Oddly enough, one of the folks I was dealing with was as mystified as me as to why the company does the things it does. Let me rephrase that. Both of us understand the bottom-line financial reasons Sprint and all such companies use mail-in rebates, stick to contracts that righteously upset loyal customers and use those customers to subsidize new customers. But on a customer-service level, we were both at a loss. Granted, this commiseration might be some PR jujitsu -- "Just agree with him that the company does borderline imbecilic things, and he'll come around" -- but it goes a long way toward soothing an irate consumer. It shows the consumer is being listened to. Of course it helped that they didn't pull out the big guns and point out that I was in contract and as such would have to fork over a couple of limbs to escape to AT&T. (As it is, the potential prospect of spotty coverage and more tepid customer service at the other carrier also had a hand in keeping me on the farm.)
Ultimately, I got the phone I'd wanted at the price I wanted. And ended up getting a voice/data package cheaper than what I'd intended to get.
And that's the one thing I have always liked about Sprint: Told me the plan I was willing to pay for was much more than I needed. In essence, the company (even in times past, before it knew I was a journo) listened to me say something like, "Well, I was thinking of upgrading to the Gajillion-Minute-Tons-o-Data-All-You-Can-Eat" plan, and responded with, "You'll be wasting your money." That's a smart move.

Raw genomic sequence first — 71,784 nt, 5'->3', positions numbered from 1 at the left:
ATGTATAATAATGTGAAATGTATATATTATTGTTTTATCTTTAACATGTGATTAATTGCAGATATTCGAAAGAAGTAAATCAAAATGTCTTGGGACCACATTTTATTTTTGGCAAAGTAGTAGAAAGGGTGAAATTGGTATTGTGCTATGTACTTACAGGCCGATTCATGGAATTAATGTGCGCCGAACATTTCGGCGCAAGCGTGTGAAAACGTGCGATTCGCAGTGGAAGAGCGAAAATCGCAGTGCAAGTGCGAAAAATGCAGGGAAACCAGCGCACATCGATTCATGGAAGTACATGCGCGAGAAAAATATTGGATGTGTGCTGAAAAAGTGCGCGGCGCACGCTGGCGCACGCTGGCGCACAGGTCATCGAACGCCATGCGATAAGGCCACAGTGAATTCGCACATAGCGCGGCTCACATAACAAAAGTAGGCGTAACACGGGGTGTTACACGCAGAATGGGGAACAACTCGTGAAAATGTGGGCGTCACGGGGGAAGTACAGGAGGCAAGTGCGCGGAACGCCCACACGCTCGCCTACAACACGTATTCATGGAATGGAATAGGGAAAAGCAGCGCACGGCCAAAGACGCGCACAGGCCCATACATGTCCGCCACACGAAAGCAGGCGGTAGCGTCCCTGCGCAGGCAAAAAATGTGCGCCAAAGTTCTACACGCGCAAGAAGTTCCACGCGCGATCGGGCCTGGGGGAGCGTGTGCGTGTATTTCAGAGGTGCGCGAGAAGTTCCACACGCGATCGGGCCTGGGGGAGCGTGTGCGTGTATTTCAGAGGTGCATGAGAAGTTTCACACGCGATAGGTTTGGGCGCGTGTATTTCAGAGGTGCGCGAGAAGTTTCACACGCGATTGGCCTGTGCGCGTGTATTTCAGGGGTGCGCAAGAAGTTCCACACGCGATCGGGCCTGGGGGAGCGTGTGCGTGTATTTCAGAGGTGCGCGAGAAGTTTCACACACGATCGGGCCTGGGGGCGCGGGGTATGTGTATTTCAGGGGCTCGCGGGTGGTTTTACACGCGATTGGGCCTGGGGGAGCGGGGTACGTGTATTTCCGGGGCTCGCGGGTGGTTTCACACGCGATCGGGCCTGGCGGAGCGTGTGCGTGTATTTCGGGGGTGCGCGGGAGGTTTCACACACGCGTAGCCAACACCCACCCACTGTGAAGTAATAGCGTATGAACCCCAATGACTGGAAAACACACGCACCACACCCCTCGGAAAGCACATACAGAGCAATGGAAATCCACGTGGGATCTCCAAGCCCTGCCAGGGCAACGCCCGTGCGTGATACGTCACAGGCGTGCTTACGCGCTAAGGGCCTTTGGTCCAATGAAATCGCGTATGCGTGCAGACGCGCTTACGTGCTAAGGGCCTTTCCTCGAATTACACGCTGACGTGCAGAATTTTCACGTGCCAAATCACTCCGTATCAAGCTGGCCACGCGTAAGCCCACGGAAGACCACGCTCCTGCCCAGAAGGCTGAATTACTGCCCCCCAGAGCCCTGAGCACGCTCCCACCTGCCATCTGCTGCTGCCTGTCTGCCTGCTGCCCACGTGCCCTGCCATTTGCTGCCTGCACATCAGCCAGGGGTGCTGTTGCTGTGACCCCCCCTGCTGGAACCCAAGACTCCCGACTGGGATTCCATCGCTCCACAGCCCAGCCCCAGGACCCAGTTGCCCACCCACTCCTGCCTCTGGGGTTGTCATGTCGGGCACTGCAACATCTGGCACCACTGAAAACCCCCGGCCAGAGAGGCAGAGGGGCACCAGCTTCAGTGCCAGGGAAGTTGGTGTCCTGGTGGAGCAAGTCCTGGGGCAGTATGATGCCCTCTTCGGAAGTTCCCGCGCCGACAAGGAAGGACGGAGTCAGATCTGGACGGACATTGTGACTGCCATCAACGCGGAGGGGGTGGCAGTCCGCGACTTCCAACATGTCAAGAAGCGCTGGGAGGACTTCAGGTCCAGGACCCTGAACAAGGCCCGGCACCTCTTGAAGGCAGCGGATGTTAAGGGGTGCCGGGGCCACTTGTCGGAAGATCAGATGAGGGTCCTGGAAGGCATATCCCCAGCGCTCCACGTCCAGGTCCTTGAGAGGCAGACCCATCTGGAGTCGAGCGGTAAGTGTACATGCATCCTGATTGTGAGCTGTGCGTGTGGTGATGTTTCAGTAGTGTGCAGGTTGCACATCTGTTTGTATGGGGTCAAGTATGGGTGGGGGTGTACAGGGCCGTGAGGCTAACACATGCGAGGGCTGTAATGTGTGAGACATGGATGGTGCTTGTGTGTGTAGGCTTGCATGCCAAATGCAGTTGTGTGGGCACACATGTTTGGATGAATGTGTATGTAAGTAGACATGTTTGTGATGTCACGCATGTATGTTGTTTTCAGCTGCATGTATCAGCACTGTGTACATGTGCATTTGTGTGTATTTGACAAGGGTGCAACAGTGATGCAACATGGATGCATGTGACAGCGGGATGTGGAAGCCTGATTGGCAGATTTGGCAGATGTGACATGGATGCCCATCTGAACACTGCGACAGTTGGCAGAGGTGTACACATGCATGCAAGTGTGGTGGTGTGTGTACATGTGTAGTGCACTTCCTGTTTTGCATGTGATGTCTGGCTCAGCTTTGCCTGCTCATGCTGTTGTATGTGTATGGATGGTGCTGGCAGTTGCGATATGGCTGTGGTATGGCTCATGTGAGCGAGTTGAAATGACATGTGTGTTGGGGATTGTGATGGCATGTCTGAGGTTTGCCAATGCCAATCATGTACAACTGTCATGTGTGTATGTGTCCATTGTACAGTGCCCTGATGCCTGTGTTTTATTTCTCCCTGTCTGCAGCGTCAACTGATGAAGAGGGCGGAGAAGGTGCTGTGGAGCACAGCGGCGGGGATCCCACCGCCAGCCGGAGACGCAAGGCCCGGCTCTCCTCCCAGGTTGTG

Of course, the smart move from the start would have been to have some sort of loyalty program for longtime users so that they could get the same goodies as new customers. The smarter move, as I said in the previous post, would have been to turn those longtime users into brand ambassadors, rather than consumers who see their contract as some sort of minimum-security prison.
The fact remains that I had to make a nuisance of myself and drag the company's name outside and slap it around to get some attention. And others have had to schmooze with a Sprint Store manager (which I assume doesn't always work). And still others will go barking up a call tree, shouting at lower-level call-center operators to transfer them to a manager. It shouldn't have to be that way.